Woolnough, G (2015) Identity concealed or revealed?: the use of photography in the Victorian criminal justice system. In: British Association of Victorian Studies, 27-29 Aug 2015, Leeds. (Unpublished)

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Photography promised 'an enhanced mastery of nature' and was adopted by the police and prison services as a means of identifying suspects who endeavoured to conceal their names and previous convictions. The end of transportation to the colonies was perceived as presenting a problem with released habitual criminals so police and prison bureaucracies developed methods that aimed to track these offenders, and photography seemed to offer a technological solution. However, success was limited even as techniques and systems improved. This paper examines the use of photography by police in the normal course of their work. Far from being a valuable tool for the identification of individuals, photography was used in police stations to categorise and identify types of offender, and as a means of demonstrating the authority and expertise of the police. This paper analyses how the police used photographs for the identification of criminality rather than of criminals, and to reveal the truth as they saw it. Police books of mugshots reveal more about police culture than criminal identities. The photograph book of Kendal police is the main primary source for this study, with support from other Victorian CJS photographs.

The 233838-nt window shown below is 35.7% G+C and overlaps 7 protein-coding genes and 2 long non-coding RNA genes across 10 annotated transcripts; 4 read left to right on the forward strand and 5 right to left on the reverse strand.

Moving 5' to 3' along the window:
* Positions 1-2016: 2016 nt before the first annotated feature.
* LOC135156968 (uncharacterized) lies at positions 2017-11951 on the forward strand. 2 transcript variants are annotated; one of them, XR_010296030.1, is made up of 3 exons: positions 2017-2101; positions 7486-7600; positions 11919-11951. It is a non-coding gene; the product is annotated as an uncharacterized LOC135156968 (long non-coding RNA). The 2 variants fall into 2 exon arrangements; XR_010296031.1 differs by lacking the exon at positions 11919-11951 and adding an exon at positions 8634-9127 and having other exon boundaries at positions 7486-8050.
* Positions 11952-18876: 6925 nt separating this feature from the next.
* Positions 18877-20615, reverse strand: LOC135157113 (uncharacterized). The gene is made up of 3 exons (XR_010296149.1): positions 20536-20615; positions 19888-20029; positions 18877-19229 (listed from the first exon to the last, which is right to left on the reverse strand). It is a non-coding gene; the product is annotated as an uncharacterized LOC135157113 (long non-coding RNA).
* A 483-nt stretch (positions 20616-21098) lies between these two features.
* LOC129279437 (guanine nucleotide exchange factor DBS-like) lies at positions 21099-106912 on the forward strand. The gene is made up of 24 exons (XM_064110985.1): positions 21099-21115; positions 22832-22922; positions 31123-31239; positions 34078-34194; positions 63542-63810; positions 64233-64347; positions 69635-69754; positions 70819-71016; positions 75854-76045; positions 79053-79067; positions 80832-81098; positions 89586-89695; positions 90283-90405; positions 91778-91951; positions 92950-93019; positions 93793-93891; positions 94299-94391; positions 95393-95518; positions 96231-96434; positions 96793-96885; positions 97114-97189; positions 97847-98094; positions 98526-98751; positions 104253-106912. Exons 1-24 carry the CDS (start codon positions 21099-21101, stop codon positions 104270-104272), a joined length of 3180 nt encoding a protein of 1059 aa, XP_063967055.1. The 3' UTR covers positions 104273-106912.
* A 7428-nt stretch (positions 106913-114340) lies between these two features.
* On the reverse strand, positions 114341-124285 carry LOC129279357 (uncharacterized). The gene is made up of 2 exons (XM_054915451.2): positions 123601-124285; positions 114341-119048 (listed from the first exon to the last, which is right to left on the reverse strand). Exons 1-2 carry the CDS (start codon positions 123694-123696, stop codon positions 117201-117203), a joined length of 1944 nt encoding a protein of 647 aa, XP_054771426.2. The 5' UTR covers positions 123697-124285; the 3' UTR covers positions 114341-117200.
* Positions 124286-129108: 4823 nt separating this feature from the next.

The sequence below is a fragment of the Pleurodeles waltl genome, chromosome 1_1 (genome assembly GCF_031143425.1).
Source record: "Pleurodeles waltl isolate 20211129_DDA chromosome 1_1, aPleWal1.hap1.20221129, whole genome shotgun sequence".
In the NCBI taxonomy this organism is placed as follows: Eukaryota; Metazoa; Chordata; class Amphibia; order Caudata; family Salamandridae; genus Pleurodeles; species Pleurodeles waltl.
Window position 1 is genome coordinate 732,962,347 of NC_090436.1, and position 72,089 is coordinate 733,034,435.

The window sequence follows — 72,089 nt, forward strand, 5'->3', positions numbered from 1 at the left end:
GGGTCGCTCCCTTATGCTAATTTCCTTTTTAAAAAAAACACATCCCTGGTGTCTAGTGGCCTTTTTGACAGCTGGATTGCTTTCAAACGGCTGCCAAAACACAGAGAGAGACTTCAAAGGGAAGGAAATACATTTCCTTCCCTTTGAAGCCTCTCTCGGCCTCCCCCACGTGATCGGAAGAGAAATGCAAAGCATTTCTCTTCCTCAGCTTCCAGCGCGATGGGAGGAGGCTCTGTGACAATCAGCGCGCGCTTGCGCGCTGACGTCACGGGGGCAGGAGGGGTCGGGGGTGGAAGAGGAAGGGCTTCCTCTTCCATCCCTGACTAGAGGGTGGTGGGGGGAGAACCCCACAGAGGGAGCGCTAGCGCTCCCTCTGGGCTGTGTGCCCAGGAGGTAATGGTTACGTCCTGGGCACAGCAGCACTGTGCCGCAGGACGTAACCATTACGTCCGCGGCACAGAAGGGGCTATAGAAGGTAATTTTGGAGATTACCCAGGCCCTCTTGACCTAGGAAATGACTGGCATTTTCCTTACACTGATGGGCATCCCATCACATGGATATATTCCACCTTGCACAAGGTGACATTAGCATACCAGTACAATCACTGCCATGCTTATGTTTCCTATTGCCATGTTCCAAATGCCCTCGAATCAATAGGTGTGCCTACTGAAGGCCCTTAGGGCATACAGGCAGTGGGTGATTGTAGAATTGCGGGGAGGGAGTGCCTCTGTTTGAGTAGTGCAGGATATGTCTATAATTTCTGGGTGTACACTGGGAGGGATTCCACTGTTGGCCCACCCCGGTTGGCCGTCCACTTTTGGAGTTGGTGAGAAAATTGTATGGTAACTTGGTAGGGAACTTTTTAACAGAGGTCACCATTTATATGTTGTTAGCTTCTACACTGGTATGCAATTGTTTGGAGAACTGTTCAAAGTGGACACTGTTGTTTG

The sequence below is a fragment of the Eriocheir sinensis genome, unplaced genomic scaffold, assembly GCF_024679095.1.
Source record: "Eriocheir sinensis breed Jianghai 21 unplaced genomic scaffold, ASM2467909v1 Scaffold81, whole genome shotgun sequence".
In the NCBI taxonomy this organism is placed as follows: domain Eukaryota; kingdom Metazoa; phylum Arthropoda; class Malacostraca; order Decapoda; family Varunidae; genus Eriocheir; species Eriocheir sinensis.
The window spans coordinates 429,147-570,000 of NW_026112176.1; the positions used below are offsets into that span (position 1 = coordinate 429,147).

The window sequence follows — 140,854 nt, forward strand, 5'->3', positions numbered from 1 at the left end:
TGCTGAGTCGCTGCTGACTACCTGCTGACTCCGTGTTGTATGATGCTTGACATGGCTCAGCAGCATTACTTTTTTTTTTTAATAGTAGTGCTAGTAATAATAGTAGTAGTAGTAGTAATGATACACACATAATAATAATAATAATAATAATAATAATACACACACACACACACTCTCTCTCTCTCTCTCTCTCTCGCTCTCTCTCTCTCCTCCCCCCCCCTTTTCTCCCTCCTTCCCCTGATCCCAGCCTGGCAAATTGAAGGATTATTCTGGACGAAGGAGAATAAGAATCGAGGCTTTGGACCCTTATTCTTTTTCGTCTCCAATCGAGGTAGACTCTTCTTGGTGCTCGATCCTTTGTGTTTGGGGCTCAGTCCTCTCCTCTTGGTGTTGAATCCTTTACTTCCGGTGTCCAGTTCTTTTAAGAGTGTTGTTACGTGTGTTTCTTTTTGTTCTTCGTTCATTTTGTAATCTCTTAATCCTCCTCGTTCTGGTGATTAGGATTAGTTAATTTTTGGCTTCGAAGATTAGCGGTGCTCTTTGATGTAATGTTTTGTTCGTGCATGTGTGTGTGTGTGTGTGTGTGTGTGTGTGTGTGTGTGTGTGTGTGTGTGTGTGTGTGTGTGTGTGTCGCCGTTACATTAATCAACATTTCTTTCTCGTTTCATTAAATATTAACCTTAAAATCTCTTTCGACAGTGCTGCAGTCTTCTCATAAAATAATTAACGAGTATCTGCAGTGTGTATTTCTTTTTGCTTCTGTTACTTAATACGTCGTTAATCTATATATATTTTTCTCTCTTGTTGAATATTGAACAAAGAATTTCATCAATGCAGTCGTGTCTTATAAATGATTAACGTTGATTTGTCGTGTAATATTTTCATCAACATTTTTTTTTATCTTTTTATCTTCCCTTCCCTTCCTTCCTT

Item Type: Conference or Workshop Item (Lecture)
Subjects: D History General and Old World > DA Great Britain
H Social Sciences > HT Communities. Classes. Races
H Social Sciences > HV Social pathology. Social and public welfare
Divisions: Faculty of Humanities and Social Sciences > School of Social Science and Public Policy
Related URLs:
Depositing User: Symplectic
Date Deposited: 30 Jun 2016 11:22
Last Modified: 30 Jun 2016 11:22
URI: https://eprints.keele.ac.uk/id/eprint/1970

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